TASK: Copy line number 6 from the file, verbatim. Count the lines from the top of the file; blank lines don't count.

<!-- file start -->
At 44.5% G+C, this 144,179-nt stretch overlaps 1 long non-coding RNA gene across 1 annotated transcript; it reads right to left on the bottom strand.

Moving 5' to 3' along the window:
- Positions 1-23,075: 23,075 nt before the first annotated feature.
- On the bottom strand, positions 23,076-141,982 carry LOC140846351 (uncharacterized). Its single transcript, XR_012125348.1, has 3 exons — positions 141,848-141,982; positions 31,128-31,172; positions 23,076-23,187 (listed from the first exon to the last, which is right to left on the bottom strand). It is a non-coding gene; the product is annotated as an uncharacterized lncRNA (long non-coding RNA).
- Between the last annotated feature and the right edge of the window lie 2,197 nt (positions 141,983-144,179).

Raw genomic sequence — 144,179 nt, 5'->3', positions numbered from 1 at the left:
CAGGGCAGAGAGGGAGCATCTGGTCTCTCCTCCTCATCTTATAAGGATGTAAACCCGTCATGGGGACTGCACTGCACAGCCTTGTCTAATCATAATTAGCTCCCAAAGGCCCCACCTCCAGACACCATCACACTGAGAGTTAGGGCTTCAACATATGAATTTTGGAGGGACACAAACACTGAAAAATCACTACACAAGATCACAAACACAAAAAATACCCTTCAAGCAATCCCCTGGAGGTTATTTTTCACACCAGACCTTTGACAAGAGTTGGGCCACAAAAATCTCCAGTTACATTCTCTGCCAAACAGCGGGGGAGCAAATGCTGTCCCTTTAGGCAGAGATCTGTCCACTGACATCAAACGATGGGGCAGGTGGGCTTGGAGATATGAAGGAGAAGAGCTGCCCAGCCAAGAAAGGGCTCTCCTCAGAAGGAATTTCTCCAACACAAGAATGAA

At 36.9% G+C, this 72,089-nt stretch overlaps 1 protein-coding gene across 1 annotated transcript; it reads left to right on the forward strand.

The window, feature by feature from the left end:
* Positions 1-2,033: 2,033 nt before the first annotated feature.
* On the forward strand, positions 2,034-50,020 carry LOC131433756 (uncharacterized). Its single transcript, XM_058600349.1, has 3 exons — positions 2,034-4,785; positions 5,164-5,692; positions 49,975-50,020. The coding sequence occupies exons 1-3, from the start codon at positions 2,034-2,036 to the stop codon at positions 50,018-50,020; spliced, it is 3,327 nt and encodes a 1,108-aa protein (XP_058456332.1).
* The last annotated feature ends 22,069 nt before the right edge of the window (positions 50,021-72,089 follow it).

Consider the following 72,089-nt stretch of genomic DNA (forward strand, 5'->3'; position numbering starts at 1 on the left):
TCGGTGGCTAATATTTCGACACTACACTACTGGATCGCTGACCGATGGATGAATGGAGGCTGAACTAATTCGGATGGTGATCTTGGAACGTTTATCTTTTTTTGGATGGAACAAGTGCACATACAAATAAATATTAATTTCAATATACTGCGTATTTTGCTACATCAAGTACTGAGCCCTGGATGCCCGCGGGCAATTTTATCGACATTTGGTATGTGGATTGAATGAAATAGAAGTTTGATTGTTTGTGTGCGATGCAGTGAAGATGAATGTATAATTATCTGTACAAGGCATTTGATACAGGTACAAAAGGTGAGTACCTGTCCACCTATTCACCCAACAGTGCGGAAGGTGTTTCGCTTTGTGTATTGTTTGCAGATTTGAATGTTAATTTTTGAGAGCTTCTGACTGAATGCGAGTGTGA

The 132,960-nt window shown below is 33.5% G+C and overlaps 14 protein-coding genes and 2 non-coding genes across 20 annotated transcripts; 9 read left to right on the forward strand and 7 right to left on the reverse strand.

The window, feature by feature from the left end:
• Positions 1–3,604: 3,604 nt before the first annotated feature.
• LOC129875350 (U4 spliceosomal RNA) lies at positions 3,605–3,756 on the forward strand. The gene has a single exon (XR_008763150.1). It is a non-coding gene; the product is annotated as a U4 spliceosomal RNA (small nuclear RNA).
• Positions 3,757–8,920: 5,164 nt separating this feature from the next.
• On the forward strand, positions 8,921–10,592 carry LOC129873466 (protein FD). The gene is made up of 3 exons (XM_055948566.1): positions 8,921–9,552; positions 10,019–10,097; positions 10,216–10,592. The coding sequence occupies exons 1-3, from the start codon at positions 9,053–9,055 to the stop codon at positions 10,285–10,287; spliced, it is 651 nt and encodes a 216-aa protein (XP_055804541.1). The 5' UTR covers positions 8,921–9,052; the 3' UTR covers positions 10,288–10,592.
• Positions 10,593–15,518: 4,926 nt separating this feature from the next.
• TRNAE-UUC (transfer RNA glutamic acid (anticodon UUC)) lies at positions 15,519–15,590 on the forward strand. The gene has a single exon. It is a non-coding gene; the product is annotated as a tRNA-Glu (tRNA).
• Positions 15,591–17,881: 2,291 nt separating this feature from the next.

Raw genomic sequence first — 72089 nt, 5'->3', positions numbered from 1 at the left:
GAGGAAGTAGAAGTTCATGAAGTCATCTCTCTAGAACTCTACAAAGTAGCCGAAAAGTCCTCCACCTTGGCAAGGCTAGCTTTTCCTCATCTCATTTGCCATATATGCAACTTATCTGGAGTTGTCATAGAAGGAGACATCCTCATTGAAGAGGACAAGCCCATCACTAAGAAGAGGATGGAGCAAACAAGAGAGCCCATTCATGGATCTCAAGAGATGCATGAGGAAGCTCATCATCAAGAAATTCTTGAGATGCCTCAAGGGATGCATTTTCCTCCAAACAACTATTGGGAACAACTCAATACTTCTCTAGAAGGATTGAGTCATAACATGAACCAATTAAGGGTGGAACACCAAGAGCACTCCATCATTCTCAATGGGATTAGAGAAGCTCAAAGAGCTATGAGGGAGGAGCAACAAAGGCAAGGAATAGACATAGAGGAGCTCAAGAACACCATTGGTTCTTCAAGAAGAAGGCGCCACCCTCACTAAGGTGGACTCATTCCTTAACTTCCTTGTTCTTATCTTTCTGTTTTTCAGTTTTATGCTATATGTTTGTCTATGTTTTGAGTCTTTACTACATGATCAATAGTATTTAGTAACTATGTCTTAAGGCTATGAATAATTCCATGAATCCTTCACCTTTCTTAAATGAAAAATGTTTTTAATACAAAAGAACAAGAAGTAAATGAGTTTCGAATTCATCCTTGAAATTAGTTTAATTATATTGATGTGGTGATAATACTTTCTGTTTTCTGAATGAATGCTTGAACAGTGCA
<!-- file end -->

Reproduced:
Raw genomic sequence — 144,179 nt, 5'->3', positions numbered from 1 at the left: